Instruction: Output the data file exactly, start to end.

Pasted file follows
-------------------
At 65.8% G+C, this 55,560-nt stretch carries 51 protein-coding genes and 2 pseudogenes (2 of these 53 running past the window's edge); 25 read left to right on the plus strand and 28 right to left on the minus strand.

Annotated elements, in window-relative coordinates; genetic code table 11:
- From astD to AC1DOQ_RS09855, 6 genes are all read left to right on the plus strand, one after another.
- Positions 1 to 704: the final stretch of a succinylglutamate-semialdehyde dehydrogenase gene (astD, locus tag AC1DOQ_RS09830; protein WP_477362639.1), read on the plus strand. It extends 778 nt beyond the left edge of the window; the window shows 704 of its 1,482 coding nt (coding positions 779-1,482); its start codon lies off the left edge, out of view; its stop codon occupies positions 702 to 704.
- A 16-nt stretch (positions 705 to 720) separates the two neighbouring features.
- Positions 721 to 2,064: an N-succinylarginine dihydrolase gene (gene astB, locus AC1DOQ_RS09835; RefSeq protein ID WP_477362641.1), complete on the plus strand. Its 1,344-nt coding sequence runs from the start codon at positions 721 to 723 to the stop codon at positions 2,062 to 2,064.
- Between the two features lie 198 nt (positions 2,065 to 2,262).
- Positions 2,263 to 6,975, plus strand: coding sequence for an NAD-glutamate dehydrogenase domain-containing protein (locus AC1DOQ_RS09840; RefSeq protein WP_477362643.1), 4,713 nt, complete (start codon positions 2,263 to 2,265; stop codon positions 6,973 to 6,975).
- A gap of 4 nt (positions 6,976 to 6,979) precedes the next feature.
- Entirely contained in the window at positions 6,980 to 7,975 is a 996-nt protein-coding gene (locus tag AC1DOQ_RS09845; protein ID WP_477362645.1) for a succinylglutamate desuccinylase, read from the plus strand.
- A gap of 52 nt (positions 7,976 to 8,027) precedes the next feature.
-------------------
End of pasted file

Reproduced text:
At 65.8% G+C, this 55,560-nt stretch carries 51 protein-coding genes and 2 pseudogenes (2 of these 53 running past the window's edge); 25 read left to right on the plus strand and 28 right to left on the minus strand.

Annotated elements, in window-relative coordinates; genetic code table 11:
- From astD to AC1DOQ_RS09855, 6 genes are all read left to right on the plus strand, one after another.
- Positions 1 to 704: the final stretch of a succinylglutamate-semialdehyde dehydrogenase gene (astD, locus tag AC1DOQ_RS09830; protein WP_477362639.1), read on the plus strand. It extends 778 nt beyond the left edge of the window; the window shows 704 of its 1,482 coding nt (coding positions 779-1,482); its start codon lies off the left edge, out of view; its stop codon occupies positions 702 to 704.
- A 16-nt stretch (positions 705 to 720) separates the two neighbouring features.
- Positions 721 to 2,064: an N-succinylarginine dihydrolase gene (gene astB, locus AC1DOQ_RS09835; RefSeq protein ID WP_477362641.1), complete on the plus strand. Its 1,344-nt coding sequence runs from the start codon at positions 721 to 723 to the stop codon at positions 2,062 to 2,064.
- Between the two features lie 198 nt (positions 2,065 to 2,262).
- Positions 2,263 to 6,975, plus strand: coding sequence for an NAD-glutamate dehydrogenase domain-containing protein (locus AC1DOQ_RS09840; RefSeq protein WP_477362643.1), 4,713 nt, complete (start codon positions 2,263 to 2,265; stop codon positions 6,973 to 6,975).
- A gap of 4 nt (positions 6,976 to 6,979) precedes the next feature.
- Entirely contained in the window at positions 6,980 to 7,975 is a 996-nt protein-coding gene (locus tag AC1DOQ_RS09845; protein ID WP_477362645.1) for a succinylglutamate desuccinylase, read from the plus strand.
- A gap of 52 nt (positions 7,976 to 8,027) precedes the next feature.